Ceremony at Suffolk honors 9/11 victims


Grace MacDonald

The Suffolk community gathers at the remembrance ceremony in Sargent Hall

Suffolk University students, faculty members, administrators and graduates gathered in the lobby of Sargent Hall Thursday to remember those who died in the Sept. 11 terrorist attacks 20 years ago this weekend.

Members of the Suffolk community paused for a moment of silence at the start of the ceremony, which honored the nearly 3,000 people who perished that September morning after four airplanes were hijacked by terrorists. Two of those planes crashed into the twin towers at the World Trade Center in New York City, another flew into the side of the Pentagon in Washington, D.C. and the last plane crashed into a field in Pennsylvania, killing nearly 3,000 people.

The Suffolk University Chaplain, Reverend Amy Fisher, shared a speech about remembrance and healing.

“We see the ripples of that tragic day continue to impact our world twenty years later,” Fisher said.

President Marisa Kelly made a blog post about the 20th anniversary of the 9/11 attacks, and while she was unable to attend the memorial service, Dean David DeAngelis shared a portion of her post with the audience.

“It is important to take a moment to stop, remember the lives lost, and reflect on how the past two decades have shaped the world we enter together as a University community this fall,” Kelly wrote.

SGA President Angela El-Jazzar also delivered remarks at the ceremony.

“I’d like to start by honoring the courageous individuals who put themselves in harm’s way to save people they’ve never come across, people who were complete strangers,” said El-Jazzar.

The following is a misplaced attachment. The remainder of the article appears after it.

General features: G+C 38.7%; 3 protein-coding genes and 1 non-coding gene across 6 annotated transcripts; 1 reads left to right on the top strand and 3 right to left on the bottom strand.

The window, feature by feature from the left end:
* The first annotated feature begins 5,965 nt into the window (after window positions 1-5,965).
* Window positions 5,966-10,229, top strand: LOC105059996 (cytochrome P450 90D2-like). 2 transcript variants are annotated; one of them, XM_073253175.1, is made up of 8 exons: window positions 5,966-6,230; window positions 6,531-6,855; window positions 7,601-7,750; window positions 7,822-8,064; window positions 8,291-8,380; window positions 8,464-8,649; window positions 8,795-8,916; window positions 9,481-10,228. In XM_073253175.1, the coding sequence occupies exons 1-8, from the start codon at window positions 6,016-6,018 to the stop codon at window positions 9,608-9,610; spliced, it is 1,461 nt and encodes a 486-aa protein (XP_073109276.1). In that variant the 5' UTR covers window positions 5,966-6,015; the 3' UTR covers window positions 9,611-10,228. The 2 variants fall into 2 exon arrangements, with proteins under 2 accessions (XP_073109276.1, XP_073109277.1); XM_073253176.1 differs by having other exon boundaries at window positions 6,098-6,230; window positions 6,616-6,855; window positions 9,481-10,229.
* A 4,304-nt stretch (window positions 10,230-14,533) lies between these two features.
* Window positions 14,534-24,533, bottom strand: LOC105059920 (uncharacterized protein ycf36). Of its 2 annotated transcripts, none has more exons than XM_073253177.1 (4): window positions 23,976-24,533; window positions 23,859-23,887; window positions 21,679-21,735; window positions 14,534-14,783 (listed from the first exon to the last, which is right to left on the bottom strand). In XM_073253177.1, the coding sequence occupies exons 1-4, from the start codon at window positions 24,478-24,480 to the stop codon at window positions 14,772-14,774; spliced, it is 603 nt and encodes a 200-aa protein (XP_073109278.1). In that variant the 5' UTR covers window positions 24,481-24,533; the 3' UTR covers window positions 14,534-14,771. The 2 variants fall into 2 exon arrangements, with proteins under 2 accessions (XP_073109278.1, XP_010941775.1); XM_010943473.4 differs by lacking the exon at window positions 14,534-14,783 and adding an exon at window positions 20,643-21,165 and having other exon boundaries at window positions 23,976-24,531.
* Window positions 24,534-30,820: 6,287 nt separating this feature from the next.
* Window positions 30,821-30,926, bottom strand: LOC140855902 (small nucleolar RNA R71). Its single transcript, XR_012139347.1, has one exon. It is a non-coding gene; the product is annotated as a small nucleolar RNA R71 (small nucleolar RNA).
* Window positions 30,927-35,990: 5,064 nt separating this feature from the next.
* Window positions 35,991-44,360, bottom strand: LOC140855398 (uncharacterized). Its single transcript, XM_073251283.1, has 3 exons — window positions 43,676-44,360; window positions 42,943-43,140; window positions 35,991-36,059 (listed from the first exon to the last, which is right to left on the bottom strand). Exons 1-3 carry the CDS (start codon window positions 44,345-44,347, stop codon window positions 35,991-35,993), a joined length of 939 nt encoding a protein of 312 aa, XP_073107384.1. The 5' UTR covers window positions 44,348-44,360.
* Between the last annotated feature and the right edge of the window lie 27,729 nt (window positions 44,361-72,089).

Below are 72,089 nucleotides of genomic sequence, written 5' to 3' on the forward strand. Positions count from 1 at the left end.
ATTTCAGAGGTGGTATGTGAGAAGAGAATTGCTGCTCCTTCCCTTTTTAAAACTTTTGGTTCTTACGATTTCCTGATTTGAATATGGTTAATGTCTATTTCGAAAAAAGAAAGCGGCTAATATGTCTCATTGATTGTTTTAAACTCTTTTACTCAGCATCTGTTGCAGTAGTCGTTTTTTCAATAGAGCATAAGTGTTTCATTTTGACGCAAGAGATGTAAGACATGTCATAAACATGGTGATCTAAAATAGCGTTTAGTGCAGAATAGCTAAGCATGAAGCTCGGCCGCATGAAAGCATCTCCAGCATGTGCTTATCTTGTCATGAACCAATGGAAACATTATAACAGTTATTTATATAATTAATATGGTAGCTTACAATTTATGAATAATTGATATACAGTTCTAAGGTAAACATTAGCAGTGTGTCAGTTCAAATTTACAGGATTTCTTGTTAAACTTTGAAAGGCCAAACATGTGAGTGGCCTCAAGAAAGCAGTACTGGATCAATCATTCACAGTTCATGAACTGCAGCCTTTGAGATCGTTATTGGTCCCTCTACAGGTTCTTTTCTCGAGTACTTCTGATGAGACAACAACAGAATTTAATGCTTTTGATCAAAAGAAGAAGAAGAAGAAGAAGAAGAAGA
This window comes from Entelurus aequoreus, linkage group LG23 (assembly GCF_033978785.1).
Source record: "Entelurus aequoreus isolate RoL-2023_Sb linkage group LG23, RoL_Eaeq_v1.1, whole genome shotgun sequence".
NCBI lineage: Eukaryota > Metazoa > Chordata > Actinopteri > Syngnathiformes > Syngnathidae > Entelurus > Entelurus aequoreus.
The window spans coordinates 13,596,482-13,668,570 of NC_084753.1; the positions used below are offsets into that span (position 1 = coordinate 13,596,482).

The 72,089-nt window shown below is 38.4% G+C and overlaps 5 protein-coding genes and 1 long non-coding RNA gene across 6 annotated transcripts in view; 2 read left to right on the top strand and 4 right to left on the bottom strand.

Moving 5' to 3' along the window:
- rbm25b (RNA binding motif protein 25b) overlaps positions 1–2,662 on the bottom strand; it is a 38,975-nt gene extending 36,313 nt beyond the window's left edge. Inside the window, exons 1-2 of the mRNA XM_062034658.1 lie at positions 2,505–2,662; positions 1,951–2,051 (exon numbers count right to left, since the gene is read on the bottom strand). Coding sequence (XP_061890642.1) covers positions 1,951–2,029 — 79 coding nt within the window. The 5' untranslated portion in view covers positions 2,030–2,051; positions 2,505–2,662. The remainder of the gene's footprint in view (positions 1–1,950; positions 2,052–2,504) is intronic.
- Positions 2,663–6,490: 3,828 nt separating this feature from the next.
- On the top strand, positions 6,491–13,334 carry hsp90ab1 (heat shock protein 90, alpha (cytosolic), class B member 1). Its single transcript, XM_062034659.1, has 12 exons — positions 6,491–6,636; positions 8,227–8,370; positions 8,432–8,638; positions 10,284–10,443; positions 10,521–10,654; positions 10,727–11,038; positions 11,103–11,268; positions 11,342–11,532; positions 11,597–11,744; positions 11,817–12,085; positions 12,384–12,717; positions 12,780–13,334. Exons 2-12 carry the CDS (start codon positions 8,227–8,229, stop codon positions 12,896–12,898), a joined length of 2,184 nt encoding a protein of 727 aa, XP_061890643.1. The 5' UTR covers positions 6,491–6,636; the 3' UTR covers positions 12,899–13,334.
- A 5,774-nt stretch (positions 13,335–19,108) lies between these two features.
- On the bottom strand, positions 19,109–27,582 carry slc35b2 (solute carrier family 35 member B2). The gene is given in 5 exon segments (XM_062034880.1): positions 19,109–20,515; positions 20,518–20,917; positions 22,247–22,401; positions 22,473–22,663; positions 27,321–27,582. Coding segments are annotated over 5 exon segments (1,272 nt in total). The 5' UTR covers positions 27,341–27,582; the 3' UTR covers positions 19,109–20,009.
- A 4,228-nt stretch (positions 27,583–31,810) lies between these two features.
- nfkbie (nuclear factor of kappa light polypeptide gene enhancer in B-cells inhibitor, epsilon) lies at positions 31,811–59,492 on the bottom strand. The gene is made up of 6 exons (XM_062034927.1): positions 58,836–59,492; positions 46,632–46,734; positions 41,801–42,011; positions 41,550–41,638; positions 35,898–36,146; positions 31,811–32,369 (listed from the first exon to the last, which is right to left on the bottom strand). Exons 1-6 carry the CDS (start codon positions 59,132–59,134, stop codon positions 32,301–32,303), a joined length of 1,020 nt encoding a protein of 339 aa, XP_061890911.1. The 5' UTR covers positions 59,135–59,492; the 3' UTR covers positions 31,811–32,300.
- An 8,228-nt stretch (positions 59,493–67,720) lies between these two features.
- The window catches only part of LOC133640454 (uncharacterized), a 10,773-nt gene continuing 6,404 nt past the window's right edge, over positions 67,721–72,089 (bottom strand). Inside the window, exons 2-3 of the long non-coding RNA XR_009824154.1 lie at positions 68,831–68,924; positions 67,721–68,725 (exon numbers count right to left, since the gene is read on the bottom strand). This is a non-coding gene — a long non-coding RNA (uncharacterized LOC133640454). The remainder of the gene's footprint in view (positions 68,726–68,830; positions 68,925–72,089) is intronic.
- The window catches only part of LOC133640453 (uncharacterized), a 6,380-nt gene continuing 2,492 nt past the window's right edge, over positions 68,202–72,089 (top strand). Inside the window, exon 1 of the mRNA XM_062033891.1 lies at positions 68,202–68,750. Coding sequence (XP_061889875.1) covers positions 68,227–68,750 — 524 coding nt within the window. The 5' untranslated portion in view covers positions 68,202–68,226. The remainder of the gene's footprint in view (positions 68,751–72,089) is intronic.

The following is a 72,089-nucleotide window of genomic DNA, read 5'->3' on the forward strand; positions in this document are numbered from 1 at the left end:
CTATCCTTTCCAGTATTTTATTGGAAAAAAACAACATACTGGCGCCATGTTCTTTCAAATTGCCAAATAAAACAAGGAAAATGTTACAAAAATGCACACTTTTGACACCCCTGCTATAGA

She also spoke about the strength of the survivors and the unity and determination of the country following the attacks.

Suffolk Law School Student Bar Association Chief of Staff Tristan Smith told the story of Welles Crowther, a graduate from Boston College, who is credited with saving as many as 18 lives before the South Tower of the World Trade Center collapsed on 9/11.

Crowther, who was a volunteer firefighter, became known as “Man in the Red Bandana” because he had a red bandana, given to him as a kid by his father, over his nose and mouth as he rescued people following the attacks.

Donna Montgomery, president of the Graduate Student Association, made a speech expressing her gratitude to all who provided aid after the attacks, including her own mother, a now retired New York state trooper who checked trucks for bombs inside the Lincoln Tunnel for a long time after the attacks took place.

She also urged the ceremony’s attendees to reflect on their own attitudes and actions.

“As we remember the 2,977 lives lost, and the countless others stemming since the attacks, including first responders and volunteers, I urge you to go out of your way, today especially, to be kinder to yourselves, your neighbors, the strangers you pass on the sidewalk, in Boston Common and on the subway,” Montgomery said.

After the 9/11 memorial service concluded, Montgomery stressed the importance of continuing to remember the attacks and the pain they caused the nation.

“Some of us may not remember this day, or we weren’t even born yet, so for Suffolk to continue to do these memorials each year is very significant,” she said.